Nanofibers were fabricated by electrospinning a mixture of cationic chitosan and neutral poly(ethylene oxide) (PEO) at a ratio of 3:1 in aqueous acetic acid. Chitosan ((1 → 4)-2-amino-2-deoxy-β-d-glucan) is a multifunctional biodegradable polycationic biopolymer that has uses in a variety of different industrial applications. Processing conditions were adjusted to a flow rate of 0.02 ml/min, an applied voltage of 20 kV, a capillary tip-to-target distance of 10 cm and a temperature of 25 °C. To further broaden the processing window under which nanofibers are produced, surfactants of different charge were added at concentrations well above their critical micellar concentrations (cmc). The influence of viscosity, conductivity and surface tension on the morphology and physicochemical properties of nanofibers containing surfactants was investigated. Pure chitosan did not form fibers and was instead deposited as beads. Addition of PEO and surfactants induced spinnability and/or yielded larger fibers with diameters ranging from 40 nm to 240 nm. The presence of surfactants resulted in the formation of needle-like, smooth or beaded fibers. Compositional analysis suggested that nanofibers consisted of all solution constituents. Our findings suggest that composite solutions of biopolymers, synthetic polymers, and micellar solutions of surfactants can be successfully electrospun. This may be of significant commercial importance since micelles could serve as carriers of lypophilic components such as pharmaceuticals, nutraceuticals, antimicrobials, flavors or fragrances thereby further enhancing the functionality of nanofibers.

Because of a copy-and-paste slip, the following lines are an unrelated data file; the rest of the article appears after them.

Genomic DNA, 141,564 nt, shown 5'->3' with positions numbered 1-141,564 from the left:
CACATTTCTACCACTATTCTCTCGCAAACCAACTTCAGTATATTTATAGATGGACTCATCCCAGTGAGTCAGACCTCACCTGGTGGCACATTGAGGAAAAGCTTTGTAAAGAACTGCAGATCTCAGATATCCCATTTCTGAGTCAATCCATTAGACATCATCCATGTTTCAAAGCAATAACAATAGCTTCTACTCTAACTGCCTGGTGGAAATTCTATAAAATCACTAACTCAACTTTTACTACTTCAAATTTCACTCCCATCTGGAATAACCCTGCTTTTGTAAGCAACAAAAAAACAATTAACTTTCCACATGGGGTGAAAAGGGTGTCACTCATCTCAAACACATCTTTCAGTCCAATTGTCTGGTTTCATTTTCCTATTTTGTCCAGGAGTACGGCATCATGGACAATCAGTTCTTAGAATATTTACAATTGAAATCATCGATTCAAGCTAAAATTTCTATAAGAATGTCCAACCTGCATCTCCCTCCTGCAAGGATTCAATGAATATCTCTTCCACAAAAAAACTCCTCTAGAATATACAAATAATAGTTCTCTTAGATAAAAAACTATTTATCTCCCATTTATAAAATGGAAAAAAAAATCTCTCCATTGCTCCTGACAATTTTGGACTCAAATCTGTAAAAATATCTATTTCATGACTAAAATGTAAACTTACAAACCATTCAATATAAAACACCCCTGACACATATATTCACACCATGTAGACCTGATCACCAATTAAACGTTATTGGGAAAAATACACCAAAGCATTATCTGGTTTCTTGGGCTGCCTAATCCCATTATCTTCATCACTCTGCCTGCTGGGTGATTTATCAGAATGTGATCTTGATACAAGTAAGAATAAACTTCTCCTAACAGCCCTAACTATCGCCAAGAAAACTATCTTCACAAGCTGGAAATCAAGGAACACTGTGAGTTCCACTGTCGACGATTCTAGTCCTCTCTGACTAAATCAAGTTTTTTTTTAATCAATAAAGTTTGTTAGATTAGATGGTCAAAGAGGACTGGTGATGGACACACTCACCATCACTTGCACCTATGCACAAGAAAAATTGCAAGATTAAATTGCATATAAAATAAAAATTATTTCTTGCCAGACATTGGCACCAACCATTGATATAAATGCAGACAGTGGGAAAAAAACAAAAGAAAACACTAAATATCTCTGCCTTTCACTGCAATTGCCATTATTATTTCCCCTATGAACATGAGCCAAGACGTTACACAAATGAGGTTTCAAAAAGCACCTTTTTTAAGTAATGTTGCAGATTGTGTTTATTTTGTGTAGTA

Available at: http://works.bepress.com/djulian_mcclements/46/